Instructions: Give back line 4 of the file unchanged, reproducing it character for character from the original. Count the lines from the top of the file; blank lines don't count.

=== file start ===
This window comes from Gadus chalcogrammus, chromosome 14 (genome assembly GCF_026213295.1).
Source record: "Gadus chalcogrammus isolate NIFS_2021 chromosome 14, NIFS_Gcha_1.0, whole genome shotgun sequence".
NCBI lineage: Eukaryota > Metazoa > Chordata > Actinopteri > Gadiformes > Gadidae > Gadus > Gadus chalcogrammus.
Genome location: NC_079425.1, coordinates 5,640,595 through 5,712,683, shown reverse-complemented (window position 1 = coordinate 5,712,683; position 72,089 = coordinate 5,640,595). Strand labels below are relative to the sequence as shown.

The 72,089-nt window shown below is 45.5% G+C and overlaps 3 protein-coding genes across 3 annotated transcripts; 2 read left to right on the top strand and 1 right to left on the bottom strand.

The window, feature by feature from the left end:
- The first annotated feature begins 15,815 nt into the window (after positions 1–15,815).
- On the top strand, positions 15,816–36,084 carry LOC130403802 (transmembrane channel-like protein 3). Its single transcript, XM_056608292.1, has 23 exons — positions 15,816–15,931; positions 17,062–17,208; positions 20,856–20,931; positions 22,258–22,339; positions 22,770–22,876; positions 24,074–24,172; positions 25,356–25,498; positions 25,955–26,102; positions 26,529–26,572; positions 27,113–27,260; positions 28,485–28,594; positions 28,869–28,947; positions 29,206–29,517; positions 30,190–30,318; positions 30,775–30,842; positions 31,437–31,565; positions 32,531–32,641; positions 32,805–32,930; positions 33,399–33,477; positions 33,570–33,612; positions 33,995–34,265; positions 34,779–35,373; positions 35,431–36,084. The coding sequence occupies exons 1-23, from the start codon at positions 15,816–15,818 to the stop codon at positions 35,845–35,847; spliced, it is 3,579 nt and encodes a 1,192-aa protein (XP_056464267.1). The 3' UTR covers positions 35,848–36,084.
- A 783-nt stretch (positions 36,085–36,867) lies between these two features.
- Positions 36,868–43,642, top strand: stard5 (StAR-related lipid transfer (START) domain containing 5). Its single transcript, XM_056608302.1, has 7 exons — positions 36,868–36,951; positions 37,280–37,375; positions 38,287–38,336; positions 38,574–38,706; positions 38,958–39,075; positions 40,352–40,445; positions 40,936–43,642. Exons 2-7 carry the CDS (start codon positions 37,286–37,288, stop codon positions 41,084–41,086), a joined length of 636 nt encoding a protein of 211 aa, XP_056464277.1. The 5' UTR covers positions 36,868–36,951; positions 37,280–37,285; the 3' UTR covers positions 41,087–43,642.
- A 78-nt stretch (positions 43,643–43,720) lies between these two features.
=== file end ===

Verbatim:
Genome location: NC_079425.1, coordinates 5,640,595 through 5,712,683, shown reverse-complemented (window position 1 = coordinate 5,712,683; position 72,089 = coordinate 5,640,595). Strand labels below are relative to the sequence as shown.